Nicola Sturgeon says Scotland ready for chemical weapons attack
Nicola Sturgeon has declared Scotland ready to deal with a future chemical weapons incident in the aftermath of the Salisbury attack.
The SNP leader branded the nerve attack on Russian double agent Sergei Skripal a “gravely serious issue” at First Ministers Questions today, but said emergency services were prepared for a similar incident on the streets of Scotland.
The First Minister said: “Scotland’s preparedness to successfully respond to attacks of this nature - chemical biological, radiological attacks - have been developed over a number of years.
“In relation to the type of incident encountered in Salisbury, our excellent emergency services would be in a position to respond to the initial incident.
“But again as this investigation progesses and as more information comes to light, we will continue to discuss these matters with our emergency services, involving of course our resilience arrangements more generally, to make sure that they have the capability and the resources that is required.”
Ms Sturgeon discussed the issue with Prime Minister Theresa May during talks in London yesterday, along with the national Security Advisor.
Ms Sturgeon also indicated that the Scottish authorities could play a role in stripping UK-based Russian oligarch of their assets and called for ongoing “dialogue and discussion.”
There have been claims that shell organisations registered north of the border as Scottish Limited Partnerships (SLP) have been linked to money laundering and corrupt wealth.
She added: “If it is the case that further action is proposed in future, for example action that may include asset recovery of sanctions, then whereas that is the responsibility of the National Crime Agency in other parts of the UK, in Scotland, of course, it is the responsibility of Police Scotland and the Crown Office and the civil recovery unit in particular.
“So it is important that there is ongoing discussion and dialogue on these matters as well.
“Perhaps if there is any criticism to be made of the behaviour in the past of the UK, it’s perhaps that there has not been a stronger response in the past in terms of the influence of Russian money.
“These matters all require to be looked at very very carefully.”
Ms Sturgeon’s assertions came as Britain’s defence secretary said Russia should “go away and should shut up” as Britain prepares for retaliation from Moscow over its response to the Salisbury attack.
Gavin Williamson said relations with Russia were in an “exceptionally chilly” period and called for the whole country to unite behind Mrs May.
It comes as the Prime Minister visited Salisbury to speak to emergency services, members of the public and local businesses.
She will also receive a briefing from Public Health England.
Home Secretary Amber Rudd was chairing a meeting of the Government’s Cobra emergencies committee in London to discuss the latest situation.
And Environment Secretary Michael Gove led a cross-governmental ministerial recovery group looking at support to go to the people and city of Salisbury in the aftermath of the incident.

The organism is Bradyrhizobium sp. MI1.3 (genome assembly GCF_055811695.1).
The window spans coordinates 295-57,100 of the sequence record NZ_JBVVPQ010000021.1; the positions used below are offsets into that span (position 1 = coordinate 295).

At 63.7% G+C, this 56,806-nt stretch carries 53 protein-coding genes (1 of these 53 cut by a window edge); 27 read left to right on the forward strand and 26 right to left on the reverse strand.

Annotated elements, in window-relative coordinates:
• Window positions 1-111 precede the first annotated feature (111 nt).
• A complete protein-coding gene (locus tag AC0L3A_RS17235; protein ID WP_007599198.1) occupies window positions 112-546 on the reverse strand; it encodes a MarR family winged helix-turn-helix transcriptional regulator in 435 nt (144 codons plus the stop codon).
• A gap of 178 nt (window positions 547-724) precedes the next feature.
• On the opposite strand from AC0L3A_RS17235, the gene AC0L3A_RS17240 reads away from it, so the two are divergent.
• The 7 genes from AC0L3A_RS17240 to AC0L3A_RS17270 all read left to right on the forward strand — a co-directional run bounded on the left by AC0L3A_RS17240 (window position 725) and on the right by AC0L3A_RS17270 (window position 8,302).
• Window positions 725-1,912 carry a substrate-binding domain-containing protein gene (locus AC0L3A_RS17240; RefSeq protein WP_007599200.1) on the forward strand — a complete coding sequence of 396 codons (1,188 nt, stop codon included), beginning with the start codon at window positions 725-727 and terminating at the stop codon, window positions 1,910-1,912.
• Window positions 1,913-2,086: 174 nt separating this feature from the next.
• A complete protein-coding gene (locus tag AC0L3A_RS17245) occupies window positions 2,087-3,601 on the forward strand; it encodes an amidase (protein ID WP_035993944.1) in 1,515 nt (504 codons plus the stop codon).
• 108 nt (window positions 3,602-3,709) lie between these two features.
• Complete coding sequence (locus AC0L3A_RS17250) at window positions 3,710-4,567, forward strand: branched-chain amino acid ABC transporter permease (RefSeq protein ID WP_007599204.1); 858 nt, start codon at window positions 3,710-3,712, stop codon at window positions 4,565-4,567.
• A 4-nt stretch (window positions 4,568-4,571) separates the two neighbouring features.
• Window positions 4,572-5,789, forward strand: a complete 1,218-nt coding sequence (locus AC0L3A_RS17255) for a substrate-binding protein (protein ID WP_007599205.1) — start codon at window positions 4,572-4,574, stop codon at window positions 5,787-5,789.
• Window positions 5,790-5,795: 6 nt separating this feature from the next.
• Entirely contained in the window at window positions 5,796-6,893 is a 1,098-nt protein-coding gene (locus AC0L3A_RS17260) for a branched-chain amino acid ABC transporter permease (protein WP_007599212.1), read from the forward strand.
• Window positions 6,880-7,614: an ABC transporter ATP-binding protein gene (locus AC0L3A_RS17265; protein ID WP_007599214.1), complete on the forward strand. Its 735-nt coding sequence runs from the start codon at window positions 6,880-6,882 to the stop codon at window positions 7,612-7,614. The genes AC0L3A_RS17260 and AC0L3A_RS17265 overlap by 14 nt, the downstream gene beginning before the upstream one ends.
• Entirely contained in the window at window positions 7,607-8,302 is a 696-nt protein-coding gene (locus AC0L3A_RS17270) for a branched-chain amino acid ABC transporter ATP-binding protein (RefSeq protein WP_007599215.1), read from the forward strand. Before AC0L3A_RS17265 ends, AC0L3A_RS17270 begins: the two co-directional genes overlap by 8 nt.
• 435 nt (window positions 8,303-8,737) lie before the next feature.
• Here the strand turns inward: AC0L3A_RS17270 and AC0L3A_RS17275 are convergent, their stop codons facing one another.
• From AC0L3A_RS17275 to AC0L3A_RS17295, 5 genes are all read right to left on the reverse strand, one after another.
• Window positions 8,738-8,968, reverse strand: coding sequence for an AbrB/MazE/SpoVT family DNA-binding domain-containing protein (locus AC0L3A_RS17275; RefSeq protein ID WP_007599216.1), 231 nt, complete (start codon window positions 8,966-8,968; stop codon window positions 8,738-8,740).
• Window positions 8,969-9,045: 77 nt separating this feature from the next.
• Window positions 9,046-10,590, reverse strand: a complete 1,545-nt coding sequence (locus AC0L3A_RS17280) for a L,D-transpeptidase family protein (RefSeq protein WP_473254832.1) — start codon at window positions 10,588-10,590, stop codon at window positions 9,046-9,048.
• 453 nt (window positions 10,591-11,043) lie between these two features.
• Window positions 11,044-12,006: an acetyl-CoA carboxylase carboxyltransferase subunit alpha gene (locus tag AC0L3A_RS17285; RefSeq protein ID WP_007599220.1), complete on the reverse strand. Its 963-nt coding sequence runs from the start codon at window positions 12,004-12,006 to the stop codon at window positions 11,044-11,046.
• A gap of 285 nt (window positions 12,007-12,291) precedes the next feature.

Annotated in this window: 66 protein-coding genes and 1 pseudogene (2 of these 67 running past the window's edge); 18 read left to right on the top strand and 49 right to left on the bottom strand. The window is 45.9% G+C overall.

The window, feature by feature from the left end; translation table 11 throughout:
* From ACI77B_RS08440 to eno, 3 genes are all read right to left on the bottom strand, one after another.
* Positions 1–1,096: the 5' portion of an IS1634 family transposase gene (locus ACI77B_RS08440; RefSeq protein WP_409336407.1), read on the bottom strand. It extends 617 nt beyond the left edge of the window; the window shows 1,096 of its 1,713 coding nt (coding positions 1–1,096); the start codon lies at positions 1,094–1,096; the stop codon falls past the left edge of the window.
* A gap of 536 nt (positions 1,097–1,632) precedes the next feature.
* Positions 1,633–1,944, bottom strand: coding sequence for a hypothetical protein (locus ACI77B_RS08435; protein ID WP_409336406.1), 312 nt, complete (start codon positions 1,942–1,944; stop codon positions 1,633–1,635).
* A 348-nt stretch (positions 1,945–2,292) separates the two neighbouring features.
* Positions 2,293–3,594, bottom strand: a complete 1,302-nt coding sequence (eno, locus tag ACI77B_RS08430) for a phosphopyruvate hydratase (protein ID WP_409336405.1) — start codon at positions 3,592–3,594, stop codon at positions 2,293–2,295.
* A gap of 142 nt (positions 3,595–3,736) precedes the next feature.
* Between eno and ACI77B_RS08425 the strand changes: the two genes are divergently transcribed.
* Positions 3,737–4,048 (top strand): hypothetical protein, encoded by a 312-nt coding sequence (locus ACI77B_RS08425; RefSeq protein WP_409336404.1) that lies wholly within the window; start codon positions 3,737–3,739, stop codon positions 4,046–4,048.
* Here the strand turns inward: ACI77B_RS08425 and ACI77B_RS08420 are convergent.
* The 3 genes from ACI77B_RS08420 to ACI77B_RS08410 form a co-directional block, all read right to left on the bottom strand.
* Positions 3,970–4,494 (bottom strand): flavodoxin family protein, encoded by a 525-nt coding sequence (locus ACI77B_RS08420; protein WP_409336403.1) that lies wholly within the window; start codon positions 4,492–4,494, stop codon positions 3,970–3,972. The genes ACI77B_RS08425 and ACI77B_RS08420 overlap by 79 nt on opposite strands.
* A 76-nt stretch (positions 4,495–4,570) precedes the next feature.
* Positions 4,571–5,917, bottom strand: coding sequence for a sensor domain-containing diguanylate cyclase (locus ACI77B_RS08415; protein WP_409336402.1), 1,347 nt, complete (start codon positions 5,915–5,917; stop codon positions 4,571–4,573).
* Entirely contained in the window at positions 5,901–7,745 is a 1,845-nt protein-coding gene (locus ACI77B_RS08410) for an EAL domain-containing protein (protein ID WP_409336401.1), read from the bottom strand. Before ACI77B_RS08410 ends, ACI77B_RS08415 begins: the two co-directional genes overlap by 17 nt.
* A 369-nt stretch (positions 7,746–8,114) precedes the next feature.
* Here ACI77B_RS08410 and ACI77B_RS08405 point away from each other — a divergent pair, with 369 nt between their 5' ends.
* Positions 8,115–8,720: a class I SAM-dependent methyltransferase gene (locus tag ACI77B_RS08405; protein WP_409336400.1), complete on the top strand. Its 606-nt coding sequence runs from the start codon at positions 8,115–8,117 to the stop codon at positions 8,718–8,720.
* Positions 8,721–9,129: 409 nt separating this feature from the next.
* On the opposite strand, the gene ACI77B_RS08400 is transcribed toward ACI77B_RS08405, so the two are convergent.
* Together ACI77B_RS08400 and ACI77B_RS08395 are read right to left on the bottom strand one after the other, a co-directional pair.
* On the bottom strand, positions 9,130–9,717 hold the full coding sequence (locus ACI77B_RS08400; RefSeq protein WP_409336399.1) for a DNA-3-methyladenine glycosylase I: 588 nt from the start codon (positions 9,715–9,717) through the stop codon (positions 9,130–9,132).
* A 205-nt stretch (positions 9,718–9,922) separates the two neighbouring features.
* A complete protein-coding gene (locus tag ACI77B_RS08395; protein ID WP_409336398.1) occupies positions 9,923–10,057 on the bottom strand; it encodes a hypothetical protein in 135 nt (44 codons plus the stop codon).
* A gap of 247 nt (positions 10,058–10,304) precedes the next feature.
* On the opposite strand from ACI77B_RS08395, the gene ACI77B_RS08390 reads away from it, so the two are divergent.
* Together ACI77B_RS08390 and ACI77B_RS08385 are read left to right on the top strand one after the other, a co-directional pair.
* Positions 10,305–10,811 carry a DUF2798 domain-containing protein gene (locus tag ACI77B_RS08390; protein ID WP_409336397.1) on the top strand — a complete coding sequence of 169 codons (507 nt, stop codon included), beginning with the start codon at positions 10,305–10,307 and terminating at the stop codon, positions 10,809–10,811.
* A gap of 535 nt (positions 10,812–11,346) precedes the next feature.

Russian foreign minister Sergei Lavrov warned Moscow would expel British diplomats “soon” after Mrs May announced the biggest expulsion of Russian embassy staff since the Cold War.
During a visit to Bristol, Mr Williamson said: “It is absolutely atrocious and outrageous what Russia did in Salisbury. We have responded to that.
“Frankly, Russia should go away and should shut up.”
Mr Williamson described Labour leader Jeremy Corbyn’s response as “disappointing”.
France publicly backed the Prime Minister’s assessment that Russia was culpable for the attack and said it stands in solidarity with the UK.
Mrs May and French President Emmanuel Macron spoke by telephone at 7:30am to discuss the latest developments in the case.
The talks came after reports of a lukewarm response from the French government, but Paris later issued a statement saying there was “no other plausible explanation” for the poisoning.
Foreign secretary Boris Johnson confirmed the UK would submit a sample of the nerve agent to the Organisation for Prohibition of Chemical Weapons (OPCW) for it to carry out its own tests.
The US threw its diplomatic weight behind the UK, saying it “stands in solidarity with its closest ally”.
Mr Johnson said the UK’s response means Russia’s intelligence capabilities in the country had been “basically eviscerated” for decades.
He claimed Russian President Vladimir Putin wanted to send a message to any defecting Russians that “you’re going to die”.
Announcing sanctions in the House of Commons, the PM said the attack on ex-spy Sergei Skripal and his daughter Yulia amounted to “an unlawful use of force by the Russian state against the United Kingdom”.
Mrs May announced the suspension of high-level contacts with Russia, including a boycott of this summer’s World Cup by Government ministers and members of the royal family.
She said Russian state assets will be frozen “wherever we have the evidence that they may be used to threaten the life or property of UK nationals or residents”.
Twenty-three Russian diplomats identified as undeclared intelligence officers have been given a week to leave the UK, in the largest mass expulsion since 31 were ordered out in 1985 following the defection of double agent Oleg Gordievsky.
Mr Corbyn drew criticism for his stance on the Salisbury incident after his spokesman said the history of the use of information from UK intelligence agencies is “problematic” and refused to say that the Labour leader accepted the Russian state was at fault.
The spokesman’s comments prompted Labour backbencher John Woodcock to table an Early Day Motion “unequivocally” accepting the “Russian state’s culpability” for the attack, and supporting “fully” the statement made by Mrs May in the Commons.